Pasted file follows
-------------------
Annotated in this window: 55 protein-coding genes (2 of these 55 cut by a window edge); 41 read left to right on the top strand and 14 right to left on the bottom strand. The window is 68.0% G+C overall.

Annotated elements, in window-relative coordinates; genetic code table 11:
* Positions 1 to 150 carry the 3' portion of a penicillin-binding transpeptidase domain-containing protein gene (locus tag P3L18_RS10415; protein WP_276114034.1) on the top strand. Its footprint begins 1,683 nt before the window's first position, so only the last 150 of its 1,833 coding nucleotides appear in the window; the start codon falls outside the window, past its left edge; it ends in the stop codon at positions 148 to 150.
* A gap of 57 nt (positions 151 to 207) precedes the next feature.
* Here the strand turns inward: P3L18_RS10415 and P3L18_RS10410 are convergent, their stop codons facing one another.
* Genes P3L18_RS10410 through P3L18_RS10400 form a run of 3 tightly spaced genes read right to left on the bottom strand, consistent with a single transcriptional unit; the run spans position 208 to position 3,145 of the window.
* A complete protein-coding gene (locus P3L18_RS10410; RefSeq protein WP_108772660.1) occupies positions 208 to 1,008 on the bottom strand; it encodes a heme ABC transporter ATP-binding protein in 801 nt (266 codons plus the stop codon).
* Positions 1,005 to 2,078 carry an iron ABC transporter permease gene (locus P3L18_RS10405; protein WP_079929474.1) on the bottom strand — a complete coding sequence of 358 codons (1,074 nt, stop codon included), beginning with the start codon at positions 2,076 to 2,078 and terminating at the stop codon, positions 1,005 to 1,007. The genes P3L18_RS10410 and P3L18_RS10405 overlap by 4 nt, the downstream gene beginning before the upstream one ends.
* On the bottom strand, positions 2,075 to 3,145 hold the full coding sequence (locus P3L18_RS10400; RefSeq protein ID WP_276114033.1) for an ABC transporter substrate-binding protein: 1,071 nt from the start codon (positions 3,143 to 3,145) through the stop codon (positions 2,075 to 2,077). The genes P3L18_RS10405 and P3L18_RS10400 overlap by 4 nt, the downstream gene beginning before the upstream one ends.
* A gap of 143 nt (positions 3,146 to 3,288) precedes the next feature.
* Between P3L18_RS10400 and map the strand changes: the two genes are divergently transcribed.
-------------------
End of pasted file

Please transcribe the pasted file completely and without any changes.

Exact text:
Annotated in this window: 55 protein-coding genes (2 of these 55 cut by a window edge); 41 read left to right on the top strand and 14 right to left on the bottom strand. The window is 68.0% G+C overall.

Annotated elements, in window-relative coordinates; genetic code table 11:
* Positions 1 to 150 carry the 3' portion of a penicillin-binding transpeptidase domain-containing protein gene (locus tag P3L18_RS10415; protein WP_276114034.1) on the top strand. Its footprint begins 1,683 nt before the window's first position, so only the last 150 of its 1,833 coding nucleotides appear in the window; the start codon falls outside the window, past its left edge; it ends in the stop codon at positions 148 to 150.
* A gap of 57 nt (positions 151 to 207) precedes the next feature.
* Here the strand turns inward: P3L18_RS10415 and P3L18_RS10410 are convergent, their stop codons facing one another.
* Genes P3L18_RS10410 through P3L18_RS10400 form a run of 3 tightly spaced genes read right to left on the bottom strand, consistent with a single transcriptional unit; the run spans position 208 to position 3,145 of the window.
* A complete protein-coding gene (locus P3L18_RS10410; RefSeq protein WP_108772660.1) occupies positions 208 to 1,008 on the bottom strand; it encodes a heme ABC transporter ATP-binding protein in 801 nt (266 codons plus the stop codon).
* Positions 1,005 to 2,078 carry an iron ABC transporter permease gene (locus P3L18_RS10405; protein WP_079929474.1) on the bottom strand — a complete coding sequence of 358 codons (1,074 nt, stop codon included), beginning with the start codon at positions 2,076 to 2,078 and terminating at the stop codon, positions 1,005 to 1,007. The genes P3L18_RS10410 and P3L18_RS10405 overlap by 4 nt, the downstream gene beginning before the upstream one ends.
* On the bottom strand, positions 2,075 to 3,145 hold the full coding sequence (locus P3L18_RS10400; RefSeq protein ID WP_276114033.1) for an ABC transporter substrate-binding protein: 1,071 nt from the start codon (positions 3,143 to 3,145) through the stop codon (positions 2,075 to 2,077). The genes P3L18_RS10405 and P3L18_RS10400 overlap by 4 nt, the downstream gene beginning before the upstream one ends.
* A gap of 143 nt (positions 3,146 to 3,288) precedes the next feature.
* Between P3L18_RS10400 and map the strand changes: the two genes are divergently transcribed.